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Margaret Cho brings her 'There's a Cho in Psycho' tour to NY Comedy Festival

Actress Margaret Cho attends The L.A. Gay &

Actress Margaret Cho attends The L.A. Gay & Lesbian Center's 2014 An Evening With Women at The Beverly Hilton Hotel on May 10, 2014. Photo Credit: Getty Images / Imeh Akpanudosen

More than 20 years into her career, Margaret Cho's impact on comedy is as strong as it has ever been. Amy Schumer cites Cho as a huge influence on her no-holds-barred style of comedy, while the shows "Fresh Off the Boat" and "Dr. Ken" -- in which Cho has a supporting role -- are direct descendants of her 1994 sitcom "All-American Girl," one of the first to center around an East Asian family.

amNewYork spoke with Cho about her "There's No I in Team But There's a Cho in Psycho" tour, which comes to Town Hall as part of the New York Comedy Festival.

Your show covers a lot of serious issues. What's your process for taking a topic like violence against women and turning it into comedy?

My philosophy is let's not fight with guns. To spill your blood would be cowardly! I have come to murder your ignorance. I talk a lot about how rape has affected me and how my murderous rage when expressed is healing.

You've talked a lot about losing your mentors Robin Williams and Joan Rivers. How did you get to know them and what did you learn from them?

Robin was the doorman at the comedy club I lived next door to, and after he became world famous as Mork he would still come to the club to do sets and I would always have to go after him. It was hard! Joan I met because she admired my comedy and wanted to present me with an award. We were good friends for years, and I couldn't ever even fathom how filthy her mouth was. She was such an inspiration.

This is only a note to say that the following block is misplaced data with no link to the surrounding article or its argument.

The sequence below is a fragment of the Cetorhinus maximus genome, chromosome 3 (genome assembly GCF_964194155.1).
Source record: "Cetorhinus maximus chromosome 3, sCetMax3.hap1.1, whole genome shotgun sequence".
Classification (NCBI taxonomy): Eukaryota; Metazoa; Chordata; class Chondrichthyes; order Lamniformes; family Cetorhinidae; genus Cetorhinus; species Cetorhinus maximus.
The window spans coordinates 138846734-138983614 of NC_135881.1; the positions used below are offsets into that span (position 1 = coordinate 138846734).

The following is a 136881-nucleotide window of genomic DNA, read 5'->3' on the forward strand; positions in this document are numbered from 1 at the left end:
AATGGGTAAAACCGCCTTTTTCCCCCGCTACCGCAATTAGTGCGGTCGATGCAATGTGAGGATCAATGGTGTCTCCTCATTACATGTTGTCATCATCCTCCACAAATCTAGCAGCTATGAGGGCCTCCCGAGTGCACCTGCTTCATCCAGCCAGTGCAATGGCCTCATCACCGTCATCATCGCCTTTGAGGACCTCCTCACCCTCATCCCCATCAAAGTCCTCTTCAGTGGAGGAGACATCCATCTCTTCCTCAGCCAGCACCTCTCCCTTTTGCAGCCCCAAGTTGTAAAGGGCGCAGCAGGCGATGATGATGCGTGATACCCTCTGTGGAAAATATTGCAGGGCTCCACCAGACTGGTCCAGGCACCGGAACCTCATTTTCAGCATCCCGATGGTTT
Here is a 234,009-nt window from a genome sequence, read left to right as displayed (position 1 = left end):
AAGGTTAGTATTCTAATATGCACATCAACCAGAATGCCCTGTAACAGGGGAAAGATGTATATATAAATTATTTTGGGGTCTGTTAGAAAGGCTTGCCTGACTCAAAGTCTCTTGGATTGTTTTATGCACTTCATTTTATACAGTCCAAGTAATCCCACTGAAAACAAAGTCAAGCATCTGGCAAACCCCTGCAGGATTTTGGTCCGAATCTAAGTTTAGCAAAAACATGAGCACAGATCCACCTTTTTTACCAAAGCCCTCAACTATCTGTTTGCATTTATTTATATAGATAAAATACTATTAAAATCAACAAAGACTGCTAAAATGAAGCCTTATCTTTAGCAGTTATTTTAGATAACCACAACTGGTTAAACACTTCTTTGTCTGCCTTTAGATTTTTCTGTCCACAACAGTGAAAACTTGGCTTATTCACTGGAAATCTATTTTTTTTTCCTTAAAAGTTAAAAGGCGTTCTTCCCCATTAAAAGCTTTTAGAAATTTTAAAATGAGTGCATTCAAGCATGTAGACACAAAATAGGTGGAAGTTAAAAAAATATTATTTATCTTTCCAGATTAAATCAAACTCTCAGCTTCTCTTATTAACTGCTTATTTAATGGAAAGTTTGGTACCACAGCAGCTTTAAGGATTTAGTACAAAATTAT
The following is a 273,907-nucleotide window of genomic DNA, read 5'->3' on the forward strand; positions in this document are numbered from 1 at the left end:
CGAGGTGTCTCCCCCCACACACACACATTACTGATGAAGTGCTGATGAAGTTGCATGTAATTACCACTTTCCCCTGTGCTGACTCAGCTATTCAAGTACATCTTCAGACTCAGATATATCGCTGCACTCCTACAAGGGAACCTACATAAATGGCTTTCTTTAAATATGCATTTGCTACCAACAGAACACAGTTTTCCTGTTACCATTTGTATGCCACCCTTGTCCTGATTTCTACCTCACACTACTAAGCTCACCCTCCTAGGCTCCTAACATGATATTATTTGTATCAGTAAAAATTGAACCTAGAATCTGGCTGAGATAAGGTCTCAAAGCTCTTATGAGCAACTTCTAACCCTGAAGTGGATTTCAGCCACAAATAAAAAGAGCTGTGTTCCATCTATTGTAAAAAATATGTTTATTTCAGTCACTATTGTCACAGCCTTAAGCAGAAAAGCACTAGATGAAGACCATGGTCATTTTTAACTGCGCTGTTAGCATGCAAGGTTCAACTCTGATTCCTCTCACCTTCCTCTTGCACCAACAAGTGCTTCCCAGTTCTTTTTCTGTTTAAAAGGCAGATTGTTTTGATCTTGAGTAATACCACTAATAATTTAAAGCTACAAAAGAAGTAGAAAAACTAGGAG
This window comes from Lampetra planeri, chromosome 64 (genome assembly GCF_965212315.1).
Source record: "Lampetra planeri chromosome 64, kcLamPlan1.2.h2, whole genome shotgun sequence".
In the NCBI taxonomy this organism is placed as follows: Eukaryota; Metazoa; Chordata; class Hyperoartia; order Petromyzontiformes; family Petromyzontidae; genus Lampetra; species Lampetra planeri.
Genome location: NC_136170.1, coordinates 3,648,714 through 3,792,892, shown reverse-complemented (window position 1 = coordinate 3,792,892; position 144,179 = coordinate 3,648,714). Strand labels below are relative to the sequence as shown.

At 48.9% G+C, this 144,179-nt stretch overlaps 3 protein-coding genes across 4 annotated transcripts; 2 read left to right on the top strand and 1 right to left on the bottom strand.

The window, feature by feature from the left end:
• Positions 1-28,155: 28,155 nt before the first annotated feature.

How did the #BeRobin campaign come about?

It was a way to celebrate the philanthropic life of Robin Williams. The only thing to do with our grief was scream and cry, and Robin's best friend Michael Pritchard said, "Don't grieve Robin, be Robin." So we set up on street corners and people brought food and money and clothing and haircuts and all sorts of things for homeless people. … It felt great because even though we had lost our comedy father, we could still act like him, be him.

Working on "All-American Girl" was a very difficult experience for you. What do you think about the show when you look back at it now?

I am happy to have influenced an entire generation of Asian-American comedians, actors, writers, performers, etc. and the show itself is funny! It wasn't my brand of comedy exactly, but nothing I was doing onstage could have been on prime time TV then.

Do you see it as having paved the way for shows like "Fresh off the Boat" and "Dr. Ken"?

Yes, of course. I did that [expletive].

If you go: Margaret Cho performs he show "There's No I in Team But There's a Cho in Psycho" as part of the New York Comedy Festival on Nov. 11 at 8 p.m. at Town Hall, 123 W. 43rd St., $39.50-$59.50.


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